Marital Issues: Sex, pt. 1

Posted by  | Wednesday, February 22, 2012  at 8:00 AM  
Originally posted in August 2010 with minor editorial changes

I debated titling this post simply “Sex”, but then realized many internet filters might block it…and it might appear alarming on your Google reader or Bloglines! I hope that you will not find this post offensive, but instead a helpful discussion of the priority of marital intimacy.

This quote from Nicole Chesmore at the Girl Talk blog paints a wonderful picture of the marital relationship:  “[W]hile I share fellowship and labors, joys and trials with many others, sex is something I share only with my husband. It’s our own little world, closed to all. Not even the dearest friend or family member can enter. We are on a journey, the two of us. An exclusive journey. A journey of love. We are creating memories known only to us. Secrets only we share. The further we go on this journey, the bond between us grows more powerful and intense. The "knowing" grows deeper. The love grows sweeter.” (Advice for Brides)

Sex has come up once or twice before here on POH, usually in the discussion of our marriage and priorities. And let’s face it—while intimacy in marriage is a wonderful, God-ordained thing, small children, physical ailments, school and life challenges cause conflict with our priorities! Please bear with me as I talk about two crucial issues in marital intimacy: communication and preparation.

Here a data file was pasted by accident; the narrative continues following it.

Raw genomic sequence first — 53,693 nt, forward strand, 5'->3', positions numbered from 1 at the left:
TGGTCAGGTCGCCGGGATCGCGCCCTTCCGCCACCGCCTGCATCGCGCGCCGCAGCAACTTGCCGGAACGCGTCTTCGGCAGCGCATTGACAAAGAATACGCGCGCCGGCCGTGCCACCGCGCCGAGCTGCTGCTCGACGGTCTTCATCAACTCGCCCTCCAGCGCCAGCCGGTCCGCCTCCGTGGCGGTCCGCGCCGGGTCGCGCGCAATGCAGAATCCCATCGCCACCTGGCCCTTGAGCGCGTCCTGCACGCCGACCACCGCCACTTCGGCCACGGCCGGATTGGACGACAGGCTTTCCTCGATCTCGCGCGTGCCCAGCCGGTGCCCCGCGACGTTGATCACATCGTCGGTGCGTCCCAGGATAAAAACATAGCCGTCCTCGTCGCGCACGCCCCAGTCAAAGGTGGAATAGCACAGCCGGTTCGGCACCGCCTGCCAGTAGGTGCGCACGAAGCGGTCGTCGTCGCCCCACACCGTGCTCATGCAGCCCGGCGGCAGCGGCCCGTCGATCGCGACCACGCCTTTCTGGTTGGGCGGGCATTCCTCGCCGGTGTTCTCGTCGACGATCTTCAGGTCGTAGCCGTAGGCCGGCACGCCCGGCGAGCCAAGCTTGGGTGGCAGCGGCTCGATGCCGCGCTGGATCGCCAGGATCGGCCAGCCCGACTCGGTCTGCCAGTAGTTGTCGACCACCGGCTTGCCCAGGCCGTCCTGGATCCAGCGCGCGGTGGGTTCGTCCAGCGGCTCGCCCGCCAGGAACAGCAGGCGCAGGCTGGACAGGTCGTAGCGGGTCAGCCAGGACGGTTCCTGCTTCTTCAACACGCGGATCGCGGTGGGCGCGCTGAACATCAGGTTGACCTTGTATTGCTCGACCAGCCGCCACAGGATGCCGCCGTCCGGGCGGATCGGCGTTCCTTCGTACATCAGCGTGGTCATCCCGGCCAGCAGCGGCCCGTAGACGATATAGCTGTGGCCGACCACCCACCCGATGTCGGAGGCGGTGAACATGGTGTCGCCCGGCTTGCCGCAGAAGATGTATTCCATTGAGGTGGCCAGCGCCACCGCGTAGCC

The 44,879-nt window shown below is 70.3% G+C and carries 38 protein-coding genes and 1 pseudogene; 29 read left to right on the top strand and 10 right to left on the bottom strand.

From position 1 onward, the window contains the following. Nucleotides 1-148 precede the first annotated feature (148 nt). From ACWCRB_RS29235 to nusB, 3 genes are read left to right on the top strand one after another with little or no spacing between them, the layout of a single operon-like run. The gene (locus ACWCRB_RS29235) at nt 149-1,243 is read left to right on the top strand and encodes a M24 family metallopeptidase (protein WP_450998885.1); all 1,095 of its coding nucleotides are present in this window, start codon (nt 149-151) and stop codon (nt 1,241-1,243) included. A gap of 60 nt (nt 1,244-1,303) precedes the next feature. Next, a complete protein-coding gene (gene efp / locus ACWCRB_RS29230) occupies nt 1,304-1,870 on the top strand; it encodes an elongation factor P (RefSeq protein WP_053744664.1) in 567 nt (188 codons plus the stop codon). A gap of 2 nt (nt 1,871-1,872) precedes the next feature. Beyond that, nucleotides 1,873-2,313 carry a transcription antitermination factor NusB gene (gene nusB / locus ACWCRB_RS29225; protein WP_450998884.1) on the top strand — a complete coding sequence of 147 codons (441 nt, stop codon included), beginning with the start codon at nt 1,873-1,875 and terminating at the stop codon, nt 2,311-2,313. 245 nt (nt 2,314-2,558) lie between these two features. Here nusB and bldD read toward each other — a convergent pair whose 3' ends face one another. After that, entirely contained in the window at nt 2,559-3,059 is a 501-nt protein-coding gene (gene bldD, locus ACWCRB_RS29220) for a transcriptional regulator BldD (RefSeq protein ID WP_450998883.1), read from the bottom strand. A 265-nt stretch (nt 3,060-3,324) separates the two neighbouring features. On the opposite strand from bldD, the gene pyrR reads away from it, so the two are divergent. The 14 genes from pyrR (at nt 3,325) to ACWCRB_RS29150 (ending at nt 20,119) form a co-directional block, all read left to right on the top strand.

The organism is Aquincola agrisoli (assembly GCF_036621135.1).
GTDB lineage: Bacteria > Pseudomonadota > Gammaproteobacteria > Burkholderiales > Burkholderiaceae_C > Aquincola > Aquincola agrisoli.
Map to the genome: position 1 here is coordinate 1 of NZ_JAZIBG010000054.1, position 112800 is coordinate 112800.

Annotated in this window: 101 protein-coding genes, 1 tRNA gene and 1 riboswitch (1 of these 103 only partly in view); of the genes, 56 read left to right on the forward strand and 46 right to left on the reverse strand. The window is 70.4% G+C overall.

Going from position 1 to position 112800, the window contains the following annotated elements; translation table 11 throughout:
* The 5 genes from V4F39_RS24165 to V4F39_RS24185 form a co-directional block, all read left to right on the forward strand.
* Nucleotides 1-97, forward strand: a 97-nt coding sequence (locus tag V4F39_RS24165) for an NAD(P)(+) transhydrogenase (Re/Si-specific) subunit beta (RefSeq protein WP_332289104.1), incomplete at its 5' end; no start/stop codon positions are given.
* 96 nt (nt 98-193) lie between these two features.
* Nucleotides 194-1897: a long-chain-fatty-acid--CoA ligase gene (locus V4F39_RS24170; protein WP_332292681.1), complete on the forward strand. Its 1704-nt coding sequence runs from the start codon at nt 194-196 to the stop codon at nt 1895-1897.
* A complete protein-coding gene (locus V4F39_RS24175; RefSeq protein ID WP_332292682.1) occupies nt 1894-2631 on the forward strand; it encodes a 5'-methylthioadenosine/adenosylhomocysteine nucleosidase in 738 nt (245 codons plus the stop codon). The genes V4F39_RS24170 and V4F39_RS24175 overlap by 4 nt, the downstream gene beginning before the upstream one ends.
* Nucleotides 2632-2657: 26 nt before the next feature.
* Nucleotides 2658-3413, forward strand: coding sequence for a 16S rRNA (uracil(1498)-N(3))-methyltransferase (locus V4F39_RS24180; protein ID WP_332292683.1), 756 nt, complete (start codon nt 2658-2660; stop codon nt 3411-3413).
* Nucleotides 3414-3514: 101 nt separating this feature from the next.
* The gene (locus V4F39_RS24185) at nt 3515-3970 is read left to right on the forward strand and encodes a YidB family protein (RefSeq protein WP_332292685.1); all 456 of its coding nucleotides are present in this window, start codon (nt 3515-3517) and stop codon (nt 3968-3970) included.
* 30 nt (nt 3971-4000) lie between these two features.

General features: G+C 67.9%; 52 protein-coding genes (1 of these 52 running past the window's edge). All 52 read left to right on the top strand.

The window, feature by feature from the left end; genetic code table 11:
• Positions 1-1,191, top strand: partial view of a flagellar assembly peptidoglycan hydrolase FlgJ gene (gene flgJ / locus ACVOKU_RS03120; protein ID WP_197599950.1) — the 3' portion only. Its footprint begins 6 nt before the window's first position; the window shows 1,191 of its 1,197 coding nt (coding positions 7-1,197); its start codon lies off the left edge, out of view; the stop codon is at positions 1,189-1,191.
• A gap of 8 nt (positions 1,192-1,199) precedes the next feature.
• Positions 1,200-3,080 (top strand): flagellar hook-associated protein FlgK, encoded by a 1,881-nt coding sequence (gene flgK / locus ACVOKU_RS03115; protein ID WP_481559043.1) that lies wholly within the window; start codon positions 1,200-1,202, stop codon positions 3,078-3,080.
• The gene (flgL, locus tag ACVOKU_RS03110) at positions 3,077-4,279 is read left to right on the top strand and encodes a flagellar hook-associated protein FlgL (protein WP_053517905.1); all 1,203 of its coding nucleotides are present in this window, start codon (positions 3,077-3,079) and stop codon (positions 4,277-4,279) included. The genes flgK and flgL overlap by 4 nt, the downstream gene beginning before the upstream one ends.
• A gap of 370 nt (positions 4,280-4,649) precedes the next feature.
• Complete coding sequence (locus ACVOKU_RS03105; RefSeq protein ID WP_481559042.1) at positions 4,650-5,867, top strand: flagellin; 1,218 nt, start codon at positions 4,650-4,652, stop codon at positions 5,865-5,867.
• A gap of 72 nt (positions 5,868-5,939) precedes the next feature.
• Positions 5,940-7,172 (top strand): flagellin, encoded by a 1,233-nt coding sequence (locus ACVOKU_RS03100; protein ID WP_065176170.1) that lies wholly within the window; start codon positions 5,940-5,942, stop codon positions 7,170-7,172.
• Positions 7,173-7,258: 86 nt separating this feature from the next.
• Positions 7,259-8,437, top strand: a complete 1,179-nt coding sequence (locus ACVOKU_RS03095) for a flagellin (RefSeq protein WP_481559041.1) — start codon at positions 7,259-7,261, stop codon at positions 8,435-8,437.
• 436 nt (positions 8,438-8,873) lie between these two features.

Premarital counseling and books on the subject of marriage tell you that communication is essential to a healthy marriage, and to a healthy sex life. Of course that is true! You must talk to your spouse—you must tell him what is going on in your life, and you must inquire into the details of his life. Communication is especially crucial for your sex life. I cannot begin to tell you how awkward it can feel to talk about sex, even with your spouse, especially about, um, “details.” Yet, with God's grace, over time and through practice, the awkwardness can fade. For those who are newlywed, important topics include expectations (how often does sex occur, who initiates, etc) and reactions (what you like and don’t like). “Long-time” married couples should still talk about their expectations and reactions, knowing that things change over time.

Pregnancy affects your sex life and sex drive, and you have to work through that. When I was pregnant, my hormones ran on many highs and lows. That was both positive and negative for my desire for intimacy, and so I had to talk with my husband about it. Though my husband and I have been married for over a decade, and he knows me well, I had to tell him that I wanted to be pursued and romanced, even more early in the pregnancy, when I was tired and feeling sick. That conversation, and others like it, allowed us to grow closer to each other emotionally and physically, and helped us through what could have been a rough time.

Let me plead for compassion and gentleness in dealing with this topic. Men and women’s reactions can vary, and emotions run high. Strive to communicate exactly how you feel and what you are thinking, and pray for the Lord to give you clarity so your words are not misunderstood. Enter every conversation with humility, remembering that sex is a gift from God, for marriage and for his glory.

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